Spelling has been a controversial issue in primary schools since the introduction of the strict secure fit model of the interim framework. Teachers across the country are spending hours planning in-depth spelling activities to ensure their pupils meet the expected standard at the end of each key stage.
I’ve heard horror stories of teachers shoehorning random words from the DfE spelling lists into pupils’ writing to demonstrate that they are secure with those spellings. But this approach does little to prepare children to spell similar words in the future.
During the course of this year, I’ve been using the following approaches to break down spelling rules in ways that will create lasting understanding, while also ticking the necessary boxes.
1. Study the origins of words
The National Curriculum non-statutory spelling guidance suggests exploring the etymology of words to help pupils see the links between spellings. I cannot recommend this enough.
For example, if your pupils recognise that “auto” means “by itself”, this will help them to decode and spell words like “autopilot” and “automatic”. Similarly, if they understand that the root word “bio” is Greek for “life” and that “graph/graphy” is Greek for “written”, they can use this knowledge to unpick the meaning of “biography”. And if they combine all of this, they should be able to grasp “autobiography” too.
This knowledge can be applied when pupils encounter new words, giving them a better idea of how to spell them.
2. Create neologisms to teach spelling
Shakespeare played with words and their meanings to create new words like “bedroom” and “bloodstained”. Getting our pupils to create new words and discuss the potential meaning behind their creations will open possibilities for them to see yet more patterns in words they encounter in future.
3. Perform contraction surgery
Every single year I encounter pupils who struggle to spell contracted words accurately. The baffling thing is that they can all spell “did”, “would”, “should”, “could” and “not” correctly, which means that the apostrophe itself is clearly the problem; pupils do not understand its use. So, now I get my pupils to take part in contraction surgery and physically perform the role of the apostrophe.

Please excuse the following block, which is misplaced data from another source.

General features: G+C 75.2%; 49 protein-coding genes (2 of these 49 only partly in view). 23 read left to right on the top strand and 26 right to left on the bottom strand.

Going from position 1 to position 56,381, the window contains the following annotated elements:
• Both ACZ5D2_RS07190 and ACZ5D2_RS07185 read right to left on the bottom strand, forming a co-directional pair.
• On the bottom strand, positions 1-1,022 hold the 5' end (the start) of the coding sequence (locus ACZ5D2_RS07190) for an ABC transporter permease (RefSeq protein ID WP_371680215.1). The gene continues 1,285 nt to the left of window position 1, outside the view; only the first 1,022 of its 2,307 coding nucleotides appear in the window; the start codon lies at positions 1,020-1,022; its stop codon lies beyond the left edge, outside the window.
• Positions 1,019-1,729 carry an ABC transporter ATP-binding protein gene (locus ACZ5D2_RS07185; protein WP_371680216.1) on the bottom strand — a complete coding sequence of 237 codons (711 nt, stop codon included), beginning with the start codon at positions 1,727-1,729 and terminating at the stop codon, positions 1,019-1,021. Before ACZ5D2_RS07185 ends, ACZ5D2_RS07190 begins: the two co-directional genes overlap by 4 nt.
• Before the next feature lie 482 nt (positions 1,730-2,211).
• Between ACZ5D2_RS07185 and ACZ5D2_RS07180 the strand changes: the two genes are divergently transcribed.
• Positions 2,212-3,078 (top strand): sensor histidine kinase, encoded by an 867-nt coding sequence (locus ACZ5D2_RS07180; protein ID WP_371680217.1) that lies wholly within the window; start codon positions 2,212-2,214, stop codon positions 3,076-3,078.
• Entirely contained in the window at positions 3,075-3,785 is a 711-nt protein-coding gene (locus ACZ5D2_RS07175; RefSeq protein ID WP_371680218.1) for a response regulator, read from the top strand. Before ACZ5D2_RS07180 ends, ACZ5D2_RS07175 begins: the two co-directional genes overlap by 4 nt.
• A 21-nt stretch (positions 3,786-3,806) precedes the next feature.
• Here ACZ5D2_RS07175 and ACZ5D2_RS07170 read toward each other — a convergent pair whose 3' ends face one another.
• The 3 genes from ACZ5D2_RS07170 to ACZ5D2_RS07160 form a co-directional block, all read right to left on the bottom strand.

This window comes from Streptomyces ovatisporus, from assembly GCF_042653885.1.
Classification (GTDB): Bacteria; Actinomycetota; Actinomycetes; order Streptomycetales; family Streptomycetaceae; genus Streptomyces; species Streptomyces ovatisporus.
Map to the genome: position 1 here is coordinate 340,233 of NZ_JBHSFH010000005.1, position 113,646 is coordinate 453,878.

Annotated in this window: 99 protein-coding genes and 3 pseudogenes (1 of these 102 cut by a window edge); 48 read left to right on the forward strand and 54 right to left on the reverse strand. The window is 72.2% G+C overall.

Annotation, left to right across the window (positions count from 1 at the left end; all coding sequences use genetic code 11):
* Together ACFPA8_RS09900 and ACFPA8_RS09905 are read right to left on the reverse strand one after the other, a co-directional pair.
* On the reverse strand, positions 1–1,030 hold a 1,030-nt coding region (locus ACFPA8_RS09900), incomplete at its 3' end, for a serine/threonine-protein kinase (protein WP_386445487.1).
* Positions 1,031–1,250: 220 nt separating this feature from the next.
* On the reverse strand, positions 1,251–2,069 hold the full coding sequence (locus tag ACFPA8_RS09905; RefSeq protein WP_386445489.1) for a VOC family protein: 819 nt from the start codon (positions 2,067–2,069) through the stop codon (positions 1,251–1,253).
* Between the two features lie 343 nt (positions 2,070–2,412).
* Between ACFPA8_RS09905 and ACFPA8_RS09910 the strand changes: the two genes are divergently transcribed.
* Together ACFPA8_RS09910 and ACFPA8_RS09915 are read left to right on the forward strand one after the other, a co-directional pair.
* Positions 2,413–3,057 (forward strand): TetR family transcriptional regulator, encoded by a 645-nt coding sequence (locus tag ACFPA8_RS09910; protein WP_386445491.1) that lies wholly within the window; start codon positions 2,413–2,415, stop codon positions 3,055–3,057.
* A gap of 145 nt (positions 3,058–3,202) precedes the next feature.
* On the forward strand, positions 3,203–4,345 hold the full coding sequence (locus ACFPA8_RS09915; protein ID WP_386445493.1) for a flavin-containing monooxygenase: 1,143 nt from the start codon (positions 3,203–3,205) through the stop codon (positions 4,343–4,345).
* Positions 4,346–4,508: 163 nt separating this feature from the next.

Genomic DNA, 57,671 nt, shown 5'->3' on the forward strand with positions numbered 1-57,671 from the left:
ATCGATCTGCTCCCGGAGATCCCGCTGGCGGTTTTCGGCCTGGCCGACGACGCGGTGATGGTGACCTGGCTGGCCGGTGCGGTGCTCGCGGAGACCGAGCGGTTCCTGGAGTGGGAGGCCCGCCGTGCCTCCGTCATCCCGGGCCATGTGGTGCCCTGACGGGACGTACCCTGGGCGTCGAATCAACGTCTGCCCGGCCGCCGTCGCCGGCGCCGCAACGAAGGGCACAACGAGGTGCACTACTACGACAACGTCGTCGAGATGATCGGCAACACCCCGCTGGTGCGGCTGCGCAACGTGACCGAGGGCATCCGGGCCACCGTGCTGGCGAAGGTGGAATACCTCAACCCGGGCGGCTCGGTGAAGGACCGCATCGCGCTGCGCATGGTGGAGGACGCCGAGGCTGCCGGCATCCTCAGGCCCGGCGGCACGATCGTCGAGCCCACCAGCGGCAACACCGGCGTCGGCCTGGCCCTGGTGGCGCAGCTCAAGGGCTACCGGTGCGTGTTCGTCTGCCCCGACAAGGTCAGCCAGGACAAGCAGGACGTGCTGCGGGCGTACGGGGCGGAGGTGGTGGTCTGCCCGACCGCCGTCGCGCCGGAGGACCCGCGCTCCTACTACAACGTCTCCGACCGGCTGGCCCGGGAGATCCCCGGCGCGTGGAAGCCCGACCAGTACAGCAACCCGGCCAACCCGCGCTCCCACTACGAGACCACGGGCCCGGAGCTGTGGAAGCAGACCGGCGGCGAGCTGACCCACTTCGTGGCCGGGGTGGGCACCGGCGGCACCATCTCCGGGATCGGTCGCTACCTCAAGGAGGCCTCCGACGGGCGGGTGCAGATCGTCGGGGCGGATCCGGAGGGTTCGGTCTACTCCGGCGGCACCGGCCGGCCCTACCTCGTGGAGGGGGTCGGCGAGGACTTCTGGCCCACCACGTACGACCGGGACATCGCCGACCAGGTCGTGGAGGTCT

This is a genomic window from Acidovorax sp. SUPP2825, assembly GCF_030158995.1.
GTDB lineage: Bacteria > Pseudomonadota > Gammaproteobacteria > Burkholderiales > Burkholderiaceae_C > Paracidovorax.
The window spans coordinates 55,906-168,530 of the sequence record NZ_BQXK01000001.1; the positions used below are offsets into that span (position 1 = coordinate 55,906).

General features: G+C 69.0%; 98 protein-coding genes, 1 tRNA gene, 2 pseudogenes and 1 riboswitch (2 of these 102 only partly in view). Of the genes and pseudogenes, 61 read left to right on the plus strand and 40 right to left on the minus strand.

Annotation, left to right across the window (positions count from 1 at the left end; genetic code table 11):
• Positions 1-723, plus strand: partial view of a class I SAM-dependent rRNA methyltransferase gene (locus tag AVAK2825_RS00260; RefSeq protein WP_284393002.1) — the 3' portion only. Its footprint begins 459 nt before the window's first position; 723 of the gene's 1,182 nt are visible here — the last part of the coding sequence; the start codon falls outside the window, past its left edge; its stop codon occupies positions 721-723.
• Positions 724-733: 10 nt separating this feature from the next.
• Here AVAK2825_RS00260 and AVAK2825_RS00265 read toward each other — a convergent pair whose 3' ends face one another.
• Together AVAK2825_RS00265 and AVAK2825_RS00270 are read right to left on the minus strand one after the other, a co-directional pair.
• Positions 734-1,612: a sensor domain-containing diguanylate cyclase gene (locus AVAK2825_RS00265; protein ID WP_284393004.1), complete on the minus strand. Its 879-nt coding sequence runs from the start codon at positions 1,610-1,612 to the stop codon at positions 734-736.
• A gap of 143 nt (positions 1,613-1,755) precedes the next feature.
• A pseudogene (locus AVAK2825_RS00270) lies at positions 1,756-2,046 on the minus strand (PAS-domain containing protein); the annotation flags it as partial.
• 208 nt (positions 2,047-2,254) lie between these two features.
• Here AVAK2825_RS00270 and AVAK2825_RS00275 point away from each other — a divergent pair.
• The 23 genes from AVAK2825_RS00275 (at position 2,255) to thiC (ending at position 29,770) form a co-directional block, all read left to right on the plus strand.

Take two words which can be contracted ─ “should not”, for example – and write them on a strip of paper. Use scissors to cut out the letter to be omitted (in this case, the letter “o” in “not”). Next, use masking tape to connect “shouldn” to the separated “t”. Finally, draw an apostrophe over the tape joining the two parts of the word together.
It’s astonishing how many pennies will drop as soon as the pupils do this a few times.
4. Get pupils to spot irregular verbs
Spelling patterns mainly differ for irregular verbs, so pupils need to learn these.
to walk > walked > has walked = regular
to fly > flew > has flown = irregular
Use strips of paper to write verbs in the present simple tense (walk, talk, run, listen, swim, etc) and then ask the pupils to fold the end of the paper over to conjugate the verb into the past simple. For example, “walk” becomes “walked”, while “swim” becomes “swam”.
Pupils will soon see that although lots of verbs just add a suffix ‘-ed’ to the end, there are some that do not follow this pattern. From here, you can explore irregular verbs further.
5. Mark by the letter
Simply telling a pupil that they have spelled a word wrong is not going to help them fix future errors. I have recently worked with a school where teachers tick all of the correct letters in a misspelled word and then put a dot or cross beside the incorrect letter. This approach means pupils only have a single letter to focus on, which they can often correct independently by sounding out the word again.